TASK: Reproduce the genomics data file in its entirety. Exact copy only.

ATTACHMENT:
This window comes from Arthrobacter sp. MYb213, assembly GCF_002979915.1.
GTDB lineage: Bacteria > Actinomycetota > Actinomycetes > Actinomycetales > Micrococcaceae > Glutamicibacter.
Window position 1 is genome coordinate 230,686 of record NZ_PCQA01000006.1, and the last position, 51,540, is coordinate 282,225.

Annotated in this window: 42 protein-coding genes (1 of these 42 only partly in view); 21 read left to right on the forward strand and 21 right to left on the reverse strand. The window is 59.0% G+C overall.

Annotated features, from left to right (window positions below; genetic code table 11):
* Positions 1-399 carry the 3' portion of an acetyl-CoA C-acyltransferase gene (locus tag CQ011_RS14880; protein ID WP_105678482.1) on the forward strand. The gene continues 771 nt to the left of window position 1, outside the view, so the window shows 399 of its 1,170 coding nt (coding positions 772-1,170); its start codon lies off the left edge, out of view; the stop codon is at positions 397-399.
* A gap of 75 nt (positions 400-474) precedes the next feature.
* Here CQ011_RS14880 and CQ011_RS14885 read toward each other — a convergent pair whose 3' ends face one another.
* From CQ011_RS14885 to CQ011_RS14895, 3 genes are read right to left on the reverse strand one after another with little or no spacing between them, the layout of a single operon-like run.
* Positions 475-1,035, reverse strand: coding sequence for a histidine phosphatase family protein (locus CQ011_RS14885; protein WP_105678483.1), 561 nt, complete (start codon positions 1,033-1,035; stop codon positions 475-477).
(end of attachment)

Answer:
This window comes from Arthrobacter sp. MYb213, assembly GCF_002979915.1.
GTDB lineage: Bacteria > Actinomycetota > Actinomycetes > Actinomycetales > Micrococcaceae > Glutamicibacter.
Window position 1 is genome coordinate 230,686 of record NZ_PCQA01000006.1, and the last position, 51,540, is coordinate 282,225.

Annotated in this window: 42 protein-coding genes (1 of these 42 only partly in view); 21 read left to right on the forward strand and 21 right to left on the reverse strand. The window is 59.0% G+C overall.

Annotated features, from left to right (window positions below; genetic code table 11):
* Positions 1-399 carry the 3' portion of an acetyl-CoA C-acyltransferase gene (locus tag CQ011_RS14880; protein ID WP_105678482.1) on the forward strand. The gene continues 771 nt to the left of window position 1, outside the view, so the window shows 399 of its 1,170 coding nt (coding positions 772-1,170); its start codon lies off the left edge, out of view; the stop codon is at positions 397-399.
* A gap of 75 nt (positions 400-474) precedes the next feature.
* Here CQ011_RS14880 and CQ011_RS14885 read toward each other — a convergent pair whose 3' ends face one another.
* From CQ011_RS14885 to CQ011_RS14895, 3 genes are read right to left on the reverse strand one after another with little or no spacing between them, the layout of a single operon-like run.
* Positions 475-1,035, reverse strand: coding sequence for a histidine phosphatase family protein (locus CQ011_RS14885; protein WP_105678483.1), 561 nt, complete (start codon positions 1,033-1,035; stop codon positions 475-477).